Posts Tagged ‘Wild Beer’

Finally Something Flemish

Sunday, January 4th, 2009

Duchesse de BourgogneI’m not going to hide my bias. Belgian beers are my favorites, and among them Flemish beers stand out as heroes among giants. I’m a sucker for anything funky: lambic and gueuze, Flanders reds and browns, saisons. The best beer I have ever tasted was a 1981 vintage Liefmanns Oud Bruin. So the fact that it has taken me this long to have one is insane.

From the Brouwerij Verhaeghe in Vichte I am trying the Duchesse de Bourgogne, named after Mary, Duchess of Burgundy. All beer is variable. Other than the very biggest guys breweries cannot recreate the exact brewing and fermentation situations, and even if they could, the raw materials are never quite the same. This variability is especially prevalent in a brewery that relies on wild yeast or one that does extensive barrel fermentation or aging. As is traditional in Flanders, Verhaeghe uses both these techniques. The Duchesse is the most variable beer I have had. Sometimes it is as flavorful and smooth as the best of them, and sometimes it just comes out a vinegary mess. Let’s see how this batch is.

The Duchesse pours an opal mahogany red-brown. The tan head, while somewhat wimpy, is creamy and long-lasting. The aroma is strong of acetic acid; this comes through as balsamic and cider vinegar. There is also a heavy oak vanilla character and significant fruitiness. Berries and rhubarb are complemented by mango, pineapple, and kiwi. There is a bit of a caramel note as well.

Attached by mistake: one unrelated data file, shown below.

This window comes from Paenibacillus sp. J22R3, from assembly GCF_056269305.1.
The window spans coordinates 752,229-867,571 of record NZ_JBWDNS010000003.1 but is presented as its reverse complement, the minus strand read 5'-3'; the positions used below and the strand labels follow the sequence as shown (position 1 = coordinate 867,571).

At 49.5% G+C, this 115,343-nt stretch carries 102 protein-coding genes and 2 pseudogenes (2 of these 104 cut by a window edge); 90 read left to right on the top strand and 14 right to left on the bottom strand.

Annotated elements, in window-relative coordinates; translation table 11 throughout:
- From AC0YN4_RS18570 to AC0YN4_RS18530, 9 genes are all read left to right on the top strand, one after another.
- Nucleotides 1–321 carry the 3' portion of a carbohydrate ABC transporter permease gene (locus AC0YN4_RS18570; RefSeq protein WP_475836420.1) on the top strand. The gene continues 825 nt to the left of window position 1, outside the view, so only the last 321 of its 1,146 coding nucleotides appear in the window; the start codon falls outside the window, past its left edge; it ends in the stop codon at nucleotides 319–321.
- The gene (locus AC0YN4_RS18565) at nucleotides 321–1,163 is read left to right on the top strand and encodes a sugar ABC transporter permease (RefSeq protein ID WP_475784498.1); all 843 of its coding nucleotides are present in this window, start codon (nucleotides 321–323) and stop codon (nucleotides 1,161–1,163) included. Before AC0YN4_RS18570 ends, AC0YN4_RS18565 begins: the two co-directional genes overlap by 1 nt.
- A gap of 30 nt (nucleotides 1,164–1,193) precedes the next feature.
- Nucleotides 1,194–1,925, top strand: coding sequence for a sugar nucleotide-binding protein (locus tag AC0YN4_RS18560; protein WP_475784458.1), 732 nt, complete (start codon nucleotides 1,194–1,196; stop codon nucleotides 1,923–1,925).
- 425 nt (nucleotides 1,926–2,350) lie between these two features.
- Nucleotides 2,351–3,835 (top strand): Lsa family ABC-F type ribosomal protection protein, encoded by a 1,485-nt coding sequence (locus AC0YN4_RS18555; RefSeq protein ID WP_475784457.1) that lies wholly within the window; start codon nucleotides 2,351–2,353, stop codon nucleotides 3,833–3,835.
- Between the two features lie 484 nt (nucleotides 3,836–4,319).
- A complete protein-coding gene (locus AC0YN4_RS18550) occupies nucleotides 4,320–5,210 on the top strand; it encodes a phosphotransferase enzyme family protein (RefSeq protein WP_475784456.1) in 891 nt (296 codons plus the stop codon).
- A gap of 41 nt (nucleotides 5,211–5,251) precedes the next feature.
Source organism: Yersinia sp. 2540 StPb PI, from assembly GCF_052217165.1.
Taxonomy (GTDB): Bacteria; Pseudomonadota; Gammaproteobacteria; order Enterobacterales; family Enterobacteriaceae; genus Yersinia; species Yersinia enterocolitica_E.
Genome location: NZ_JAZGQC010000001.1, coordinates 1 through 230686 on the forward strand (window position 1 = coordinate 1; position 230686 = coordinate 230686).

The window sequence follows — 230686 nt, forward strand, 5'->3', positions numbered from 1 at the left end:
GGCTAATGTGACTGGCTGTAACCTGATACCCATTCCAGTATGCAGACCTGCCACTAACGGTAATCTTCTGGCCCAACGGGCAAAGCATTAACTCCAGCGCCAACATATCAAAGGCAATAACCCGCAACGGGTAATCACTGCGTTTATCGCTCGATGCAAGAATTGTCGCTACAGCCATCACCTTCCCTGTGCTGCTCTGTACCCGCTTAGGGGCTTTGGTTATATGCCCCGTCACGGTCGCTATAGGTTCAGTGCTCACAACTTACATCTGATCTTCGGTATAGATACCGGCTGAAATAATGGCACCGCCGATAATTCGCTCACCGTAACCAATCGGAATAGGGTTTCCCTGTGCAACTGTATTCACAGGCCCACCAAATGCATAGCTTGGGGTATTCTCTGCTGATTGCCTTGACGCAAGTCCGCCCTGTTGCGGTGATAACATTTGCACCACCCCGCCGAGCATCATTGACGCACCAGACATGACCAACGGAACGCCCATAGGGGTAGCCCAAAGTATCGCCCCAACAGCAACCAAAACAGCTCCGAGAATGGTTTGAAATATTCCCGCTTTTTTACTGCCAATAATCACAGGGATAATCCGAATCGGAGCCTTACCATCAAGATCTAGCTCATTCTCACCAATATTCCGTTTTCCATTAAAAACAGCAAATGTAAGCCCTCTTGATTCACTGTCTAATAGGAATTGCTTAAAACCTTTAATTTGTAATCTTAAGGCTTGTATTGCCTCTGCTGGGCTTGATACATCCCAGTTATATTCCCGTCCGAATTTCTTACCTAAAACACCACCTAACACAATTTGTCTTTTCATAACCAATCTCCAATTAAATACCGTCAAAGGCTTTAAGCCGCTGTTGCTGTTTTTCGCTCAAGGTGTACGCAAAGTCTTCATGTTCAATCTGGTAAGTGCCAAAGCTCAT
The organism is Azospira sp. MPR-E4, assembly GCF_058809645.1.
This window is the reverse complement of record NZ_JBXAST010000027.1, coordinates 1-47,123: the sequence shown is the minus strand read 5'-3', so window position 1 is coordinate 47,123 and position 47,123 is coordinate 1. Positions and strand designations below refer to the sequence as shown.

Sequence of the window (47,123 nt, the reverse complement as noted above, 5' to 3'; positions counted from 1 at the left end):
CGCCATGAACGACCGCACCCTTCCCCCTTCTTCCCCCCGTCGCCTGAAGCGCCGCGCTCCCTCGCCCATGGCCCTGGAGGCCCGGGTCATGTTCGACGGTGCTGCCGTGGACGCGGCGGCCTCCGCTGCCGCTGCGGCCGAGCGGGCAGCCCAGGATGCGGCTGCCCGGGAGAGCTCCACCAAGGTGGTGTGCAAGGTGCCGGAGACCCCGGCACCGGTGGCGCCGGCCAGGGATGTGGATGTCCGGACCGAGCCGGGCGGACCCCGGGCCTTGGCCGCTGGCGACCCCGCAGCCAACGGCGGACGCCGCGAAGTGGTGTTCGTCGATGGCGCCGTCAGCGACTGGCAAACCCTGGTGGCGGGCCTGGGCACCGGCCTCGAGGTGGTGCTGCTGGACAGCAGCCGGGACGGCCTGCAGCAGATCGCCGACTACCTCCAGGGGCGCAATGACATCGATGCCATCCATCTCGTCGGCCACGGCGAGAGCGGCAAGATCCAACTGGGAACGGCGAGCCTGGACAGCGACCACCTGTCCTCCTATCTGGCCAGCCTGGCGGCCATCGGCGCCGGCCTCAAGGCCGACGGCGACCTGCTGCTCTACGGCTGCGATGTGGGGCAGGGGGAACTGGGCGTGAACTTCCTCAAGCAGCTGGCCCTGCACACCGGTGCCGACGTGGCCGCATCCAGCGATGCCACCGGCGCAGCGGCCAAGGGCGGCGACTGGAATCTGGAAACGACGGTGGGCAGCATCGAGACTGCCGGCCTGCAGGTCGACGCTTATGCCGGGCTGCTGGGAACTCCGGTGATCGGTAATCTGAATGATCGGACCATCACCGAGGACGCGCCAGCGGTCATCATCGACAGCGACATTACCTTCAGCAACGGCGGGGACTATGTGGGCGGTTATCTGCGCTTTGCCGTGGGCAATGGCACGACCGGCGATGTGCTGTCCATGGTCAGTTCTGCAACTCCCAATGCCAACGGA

The flavor is overall quite balanced between the caramel malt sweetness and a cider vinegar pucker. Oak, green apples, and raspberries coddle the sourness and temper its potential for fury. The small amount of residual sugar lends a hand, coating the lips and roof of the mouth and enticing the tongue. This one is somewhat more bitter than I remember, lending a complexity but perhaps detracting from the lingering sourness. That’s the best part of sour beer, by the way. As the various organic acids are neutralized in the mouth the flavor takes on new and interesting dimensions. A sour beer isn’t done with your senses for many minutes after the sip. The Duchesse is very much like this, with a lingering character especially on the tip and back of the tongue. The oak and the caramel linger a bit as well, but not as long.

Certainly not the best bottle I’ve had of the Duchesse but a fine example of her.

+Duchesse de Bourgogne

4.0 (4-7-8-5-16)